1. A Data Measure – What features / observation describe the current trading day? (vol, rsi, moving avg etc…, don’t forget to normalise your measurements) (variable **dataMeasure**)

2. Error Measure – How to measure the similarity between data measures (just use MSE) this identifies the K-most similar trading days to today (function **calculateMSE)**

3. Convert k-nearest neighbors to trading signal (function **calculateTradeSignalFromKNeighbours**)

In the data measure we look to come up with some quantitative measures that capture information about the current trading today. In the example presented below I’ve used a normalised volatility measure (vol(fast)/(vol(fast)+vol(slow)) where fast and slow indicate the window size, slower = longer window. The same procedure but for linear regression curves is used, additionally i’ve included a fast / slow rsi. We take this measure and compare it to the measures on all of the previous trading days, trying to identify the most similar K days in history.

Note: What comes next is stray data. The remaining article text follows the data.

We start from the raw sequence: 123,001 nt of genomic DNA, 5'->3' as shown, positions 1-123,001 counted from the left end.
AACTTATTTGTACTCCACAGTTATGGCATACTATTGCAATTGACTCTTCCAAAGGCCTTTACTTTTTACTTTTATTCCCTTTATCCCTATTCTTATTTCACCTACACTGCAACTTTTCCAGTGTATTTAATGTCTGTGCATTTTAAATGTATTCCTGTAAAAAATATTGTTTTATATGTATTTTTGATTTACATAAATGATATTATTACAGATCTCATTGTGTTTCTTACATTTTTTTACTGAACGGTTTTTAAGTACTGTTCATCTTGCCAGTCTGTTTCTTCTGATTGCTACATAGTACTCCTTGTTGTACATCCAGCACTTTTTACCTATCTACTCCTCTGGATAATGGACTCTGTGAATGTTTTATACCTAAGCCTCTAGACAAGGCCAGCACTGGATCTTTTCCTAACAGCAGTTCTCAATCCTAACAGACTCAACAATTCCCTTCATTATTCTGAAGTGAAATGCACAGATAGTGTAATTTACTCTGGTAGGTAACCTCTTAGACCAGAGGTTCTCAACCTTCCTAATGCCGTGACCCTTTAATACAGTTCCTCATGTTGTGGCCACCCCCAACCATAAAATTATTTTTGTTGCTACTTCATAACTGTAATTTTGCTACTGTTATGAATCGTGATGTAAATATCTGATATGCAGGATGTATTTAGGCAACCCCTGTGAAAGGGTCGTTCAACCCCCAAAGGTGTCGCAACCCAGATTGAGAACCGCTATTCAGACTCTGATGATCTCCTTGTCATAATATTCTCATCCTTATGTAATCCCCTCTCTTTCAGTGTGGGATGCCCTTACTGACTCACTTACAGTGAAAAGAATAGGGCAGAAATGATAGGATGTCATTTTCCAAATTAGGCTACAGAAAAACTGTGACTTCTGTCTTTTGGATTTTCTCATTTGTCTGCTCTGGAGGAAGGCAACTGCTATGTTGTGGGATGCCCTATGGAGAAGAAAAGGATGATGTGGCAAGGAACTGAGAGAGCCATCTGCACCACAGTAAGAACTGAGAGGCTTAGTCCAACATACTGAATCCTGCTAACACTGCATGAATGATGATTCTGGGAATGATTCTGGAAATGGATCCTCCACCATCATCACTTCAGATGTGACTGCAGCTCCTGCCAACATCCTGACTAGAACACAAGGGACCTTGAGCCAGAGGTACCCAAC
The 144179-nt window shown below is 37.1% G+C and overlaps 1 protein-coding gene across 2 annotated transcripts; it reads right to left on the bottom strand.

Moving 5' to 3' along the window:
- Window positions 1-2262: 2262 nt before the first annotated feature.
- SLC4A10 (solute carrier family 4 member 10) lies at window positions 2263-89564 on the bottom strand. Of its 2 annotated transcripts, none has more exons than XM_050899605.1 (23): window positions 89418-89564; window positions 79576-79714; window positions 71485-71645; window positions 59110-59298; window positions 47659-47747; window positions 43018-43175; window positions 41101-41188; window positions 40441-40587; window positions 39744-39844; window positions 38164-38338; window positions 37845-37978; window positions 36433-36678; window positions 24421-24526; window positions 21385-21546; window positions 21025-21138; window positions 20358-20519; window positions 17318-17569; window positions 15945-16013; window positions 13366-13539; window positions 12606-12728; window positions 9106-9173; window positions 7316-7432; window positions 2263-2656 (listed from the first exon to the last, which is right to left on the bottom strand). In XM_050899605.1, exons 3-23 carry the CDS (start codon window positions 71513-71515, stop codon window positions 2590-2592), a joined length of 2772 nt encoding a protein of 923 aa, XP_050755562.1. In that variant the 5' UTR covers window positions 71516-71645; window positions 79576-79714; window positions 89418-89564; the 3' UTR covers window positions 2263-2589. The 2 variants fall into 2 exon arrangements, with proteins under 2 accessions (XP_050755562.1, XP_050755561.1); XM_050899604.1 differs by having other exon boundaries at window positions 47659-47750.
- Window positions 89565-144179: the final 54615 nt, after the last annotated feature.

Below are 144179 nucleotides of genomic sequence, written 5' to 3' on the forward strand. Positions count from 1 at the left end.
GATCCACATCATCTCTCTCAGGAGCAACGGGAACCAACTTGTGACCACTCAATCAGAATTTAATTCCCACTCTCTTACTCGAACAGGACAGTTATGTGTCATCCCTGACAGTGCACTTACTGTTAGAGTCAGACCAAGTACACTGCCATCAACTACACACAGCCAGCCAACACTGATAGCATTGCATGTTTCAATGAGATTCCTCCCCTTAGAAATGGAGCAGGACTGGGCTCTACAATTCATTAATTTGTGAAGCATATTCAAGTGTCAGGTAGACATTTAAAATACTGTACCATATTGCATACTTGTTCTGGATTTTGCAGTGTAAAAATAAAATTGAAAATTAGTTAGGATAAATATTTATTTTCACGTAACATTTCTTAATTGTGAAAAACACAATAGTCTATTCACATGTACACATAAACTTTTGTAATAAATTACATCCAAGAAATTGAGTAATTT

You should look to normalise your signals in some fashion. The reason you need to do this is so that during the MSE calculation you haven’t unexpectedly put a large weight on one of your measurement variables.

Now that you’ve found a set of trading days that are most similar to your current trading day you still have to determine how to convert those days into a trading signal. In the code I take the Knearest neighbours and look at what occurred on the day after after them. I take the open close return and calculate the sharpe ratio of the K neighbors and use this as the number of contracts to buy the following day. If the K neighbors are unrelated their trading will be erratic and the sharpe ratio close to 0, hence we will only trade a small number of contracts.

This algo is potentially interesting when using vol as one of the data measures, it naturally captures the different regimes in the market. If today is a high vol day, it’ll be compared to the historical days that also have high vol. It is hoped that todays market still behaves in the same fashion as in a historically similar day.

Sadly the performance of this strategy is terrible (could just be poor input parameter selection / poor data measures). I suspect that there are better forms of K-nearest neighbour to use. I take today, and compare it to single days in history. There could be significant gains to be had if I take 1 month of data and find the historical most similar month. This will identify patterns of similar behavior which may be more tradeable. I will investigate this in my next post.

On to the code: